Brett Ratner, the director of ‘X-Men: The Last Stand’ and ‘Rush Hour’, has been accused of sexual misconduct by six actresses including ‘Species’ star Natasha Henstridge, who says the 48-year-old filmmaker “forced her to perform oral sex” on him.
Ratner’s attorney has “categorically” denied all the accusations.
The filmmaker, whose production company RatPac-Dune Entertainment is responsible for ‘The Revenant’, ‘Gravity’, and 2017’s ‘Justice League’, faces a wide range of claims of harassment and misconduct in an explosive new expose by the LA Times.
Henstridge says Ratner “physically forced himself” on her after finding herself alone with him in his apartment in the early 2000s. “He strong-armed me in a real way. He physically forced himself on me,” she said. “At some point, I gave in and he did his thing.”
Henstridge decided to come forward in the wake of the string of accusations levelled at Harvey Weinstein, James Toback, and a number of other powerful Hollywood players.
Olivia Munn, who starred in 2004’s Ratner-directed ‘After The Sunset’, says the director masturbated in front of her after she delivered a meal to his trailer on the set. The actress had previously detailed the encounter in her book ‘Suck It, Wonder Woman! The Misadventures of a Hollywood Geek’, without naming the filmmaker, but now she’s spoken to the LA Times about the incident in support of the other women who are “brave enough to speak up.”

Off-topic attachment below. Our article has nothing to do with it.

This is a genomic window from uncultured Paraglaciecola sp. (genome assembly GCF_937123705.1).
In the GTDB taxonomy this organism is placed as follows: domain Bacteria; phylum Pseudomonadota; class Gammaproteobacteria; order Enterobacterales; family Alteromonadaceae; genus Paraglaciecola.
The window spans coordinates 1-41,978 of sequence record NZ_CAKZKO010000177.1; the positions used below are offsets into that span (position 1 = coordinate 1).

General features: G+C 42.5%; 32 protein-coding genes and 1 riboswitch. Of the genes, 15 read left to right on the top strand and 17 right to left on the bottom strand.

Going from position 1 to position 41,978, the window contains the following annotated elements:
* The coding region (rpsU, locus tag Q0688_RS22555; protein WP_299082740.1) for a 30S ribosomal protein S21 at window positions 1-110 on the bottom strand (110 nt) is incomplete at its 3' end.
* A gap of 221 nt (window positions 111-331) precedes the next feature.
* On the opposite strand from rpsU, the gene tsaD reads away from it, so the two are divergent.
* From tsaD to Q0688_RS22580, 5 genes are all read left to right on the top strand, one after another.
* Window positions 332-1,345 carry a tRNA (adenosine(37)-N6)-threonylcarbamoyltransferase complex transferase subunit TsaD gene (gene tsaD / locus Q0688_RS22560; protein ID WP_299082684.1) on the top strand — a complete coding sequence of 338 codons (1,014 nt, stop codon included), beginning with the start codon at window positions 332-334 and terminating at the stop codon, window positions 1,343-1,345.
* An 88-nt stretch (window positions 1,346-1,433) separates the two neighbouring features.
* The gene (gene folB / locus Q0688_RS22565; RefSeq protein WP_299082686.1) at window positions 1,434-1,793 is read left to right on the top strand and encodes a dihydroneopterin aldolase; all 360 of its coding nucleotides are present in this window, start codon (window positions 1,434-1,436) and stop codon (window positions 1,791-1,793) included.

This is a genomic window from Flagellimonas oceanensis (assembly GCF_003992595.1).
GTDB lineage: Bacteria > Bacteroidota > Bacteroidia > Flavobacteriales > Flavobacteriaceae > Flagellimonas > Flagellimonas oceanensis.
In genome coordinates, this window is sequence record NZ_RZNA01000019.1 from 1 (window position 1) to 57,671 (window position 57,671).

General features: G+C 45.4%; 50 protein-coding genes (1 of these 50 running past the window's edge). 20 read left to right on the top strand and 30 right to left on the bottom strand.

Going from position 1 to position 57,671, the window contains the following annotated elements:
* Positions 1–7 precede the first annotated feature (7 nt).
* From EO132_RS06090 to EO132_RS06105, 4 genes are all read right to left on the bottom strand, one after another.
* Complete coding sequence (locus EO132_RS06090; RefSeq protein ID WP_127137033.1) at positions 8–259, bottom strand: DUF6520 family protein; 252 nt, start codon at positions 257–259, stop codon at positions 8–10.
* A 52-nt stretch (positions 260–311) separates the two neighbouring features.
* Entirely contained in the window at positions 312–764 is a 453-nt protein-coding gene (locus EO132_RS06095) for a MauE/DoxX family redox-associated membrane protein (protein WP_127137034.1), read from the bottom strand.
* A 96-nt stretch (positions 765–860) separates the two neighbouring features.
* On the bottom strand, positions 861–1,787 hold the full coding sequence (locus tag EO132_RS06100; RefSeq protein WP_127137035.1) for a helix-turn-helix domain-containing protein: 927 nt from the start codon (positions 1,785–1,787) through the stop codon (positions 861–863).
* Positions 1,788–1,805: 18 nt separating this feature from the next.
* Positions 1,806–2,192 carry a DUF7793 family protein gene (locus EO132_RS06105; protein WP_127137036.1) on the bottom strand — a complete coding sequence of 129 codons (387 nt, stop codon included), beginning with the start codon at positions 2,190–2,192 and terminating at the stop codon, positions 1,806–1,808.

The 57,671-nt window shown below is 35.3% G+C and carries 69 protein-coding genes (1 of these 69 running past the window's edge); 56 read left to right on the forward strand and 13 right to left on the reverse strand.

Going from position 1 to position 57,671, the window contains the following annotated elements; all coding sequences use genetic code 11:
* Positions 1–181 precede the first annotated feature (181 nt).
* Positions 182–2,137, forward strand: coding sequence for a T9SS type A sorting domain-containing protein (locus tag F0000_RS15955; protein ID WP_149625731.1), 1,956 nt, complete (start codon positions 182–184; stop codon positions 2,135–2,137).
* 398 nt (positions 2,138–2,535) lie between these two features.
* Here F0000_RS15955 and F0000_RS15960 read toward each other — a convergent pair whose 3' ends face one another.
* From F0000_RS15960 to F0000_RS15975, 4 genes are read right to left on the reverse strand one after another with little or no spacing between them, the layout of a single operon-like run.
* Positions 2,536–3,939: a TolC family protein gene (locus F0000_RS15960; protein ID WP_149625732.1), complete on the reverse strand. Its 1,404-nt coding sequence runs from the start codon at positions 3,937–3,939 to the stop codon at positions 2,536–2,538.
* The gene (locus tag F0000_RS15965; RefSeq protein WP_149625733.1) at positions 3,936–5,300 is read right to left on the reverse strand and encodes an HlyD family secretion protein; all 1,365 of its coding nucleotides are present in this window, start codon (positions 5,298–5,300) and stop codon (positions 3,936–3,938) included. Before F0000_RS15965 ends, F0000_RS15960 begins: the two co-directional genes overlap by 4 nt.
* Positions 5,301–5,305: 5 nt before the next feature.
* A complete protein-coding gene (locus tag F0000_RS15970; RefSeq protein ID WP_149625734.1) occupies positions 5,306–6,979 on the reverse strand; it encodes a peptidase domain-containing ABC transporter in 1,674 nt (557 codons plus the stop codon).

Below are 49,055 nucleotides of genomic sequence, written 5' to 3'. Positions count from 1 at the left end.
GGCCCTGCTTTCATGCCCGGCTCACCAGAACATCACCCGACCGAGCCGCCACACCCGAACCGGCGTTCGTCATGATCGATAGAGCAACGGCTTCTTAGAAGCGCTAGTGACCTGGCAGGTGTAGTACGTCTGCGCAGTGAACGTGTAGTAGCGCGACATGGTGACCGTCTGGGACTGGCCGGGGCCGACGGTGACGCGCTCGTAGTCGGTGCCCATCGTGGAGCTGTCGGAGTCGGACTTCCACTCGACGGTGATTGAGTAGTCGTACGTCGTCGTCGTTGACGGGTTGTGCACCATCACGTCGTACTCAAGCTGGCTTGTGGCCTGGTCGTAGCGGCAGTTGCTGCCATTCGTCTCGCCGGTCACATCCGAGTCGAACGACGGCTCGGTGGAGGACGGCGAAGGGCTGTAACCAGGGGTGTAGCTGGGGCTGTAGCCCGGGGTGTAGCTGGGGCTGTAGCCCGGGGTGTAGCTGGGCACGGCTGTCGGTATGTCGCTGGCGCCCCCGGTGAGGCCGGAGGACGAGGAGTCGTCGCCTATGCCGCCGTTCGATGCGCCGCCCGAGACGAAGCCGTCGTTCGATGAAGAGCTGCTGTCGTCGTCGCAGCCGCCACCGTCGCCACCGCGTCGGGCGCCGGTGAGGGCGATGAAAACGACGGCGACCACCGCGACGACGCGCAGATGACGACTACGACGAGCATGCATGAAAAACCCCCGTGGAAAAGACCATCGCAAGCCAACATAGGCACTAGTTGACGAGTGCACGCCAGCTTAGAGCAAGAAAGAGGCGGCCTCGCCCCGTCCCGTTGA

Actress Jaime Ray Newman, who stars in Netflix’s new Marvel show ‘The Punisher’, said she met Ratner on a flight in 2005 and that he began acting inappropriately within five minutes of the plane taking off.
“He was graphically describing giving me oral sex and how he was addicted to it,” Newman said.
Actress Katharine Towne (‘What Lies Beneath’) says she met the director at a party in 2005, where he aggressively followed her into a toilet and locked the door, before “making it evident that he had one motive” – to sleep with her.
Ratner is also accused of offering a line of dialogue in his film ‘Rush Hour 2’ in exchange for sexual favours by Eri Sasaki, an aspiring actress who was 21 and working as a background extra on the film. The accusation is echoed by that of Jorina King, another background artist on the film, who says Ratner offered her a speaking part, and was asked to expose her breasts in the director’s trailer. She rejected his advances, hiding in a restroom.
Ratner’s attorney Martin Singer refuted all the claims on the filmmaker’s behalf. “I have represented Mr. Ratner for two decades, and no woman has ever made a claim against him for sexual misconduct or sexual harassment,” Singer said in a 10-page letter to The Times. “Furthermore, no woman has ever requested or received any financial settlement from my client.”
Ratner was recently honoured with the Tree of Life Award for his philanthropic work for Israel by the Jewish National Fund. ‘Wonder Woman’ director Patty Jenkins presented the award after Gal Gadot pulled out citing “scheduling conflicts”.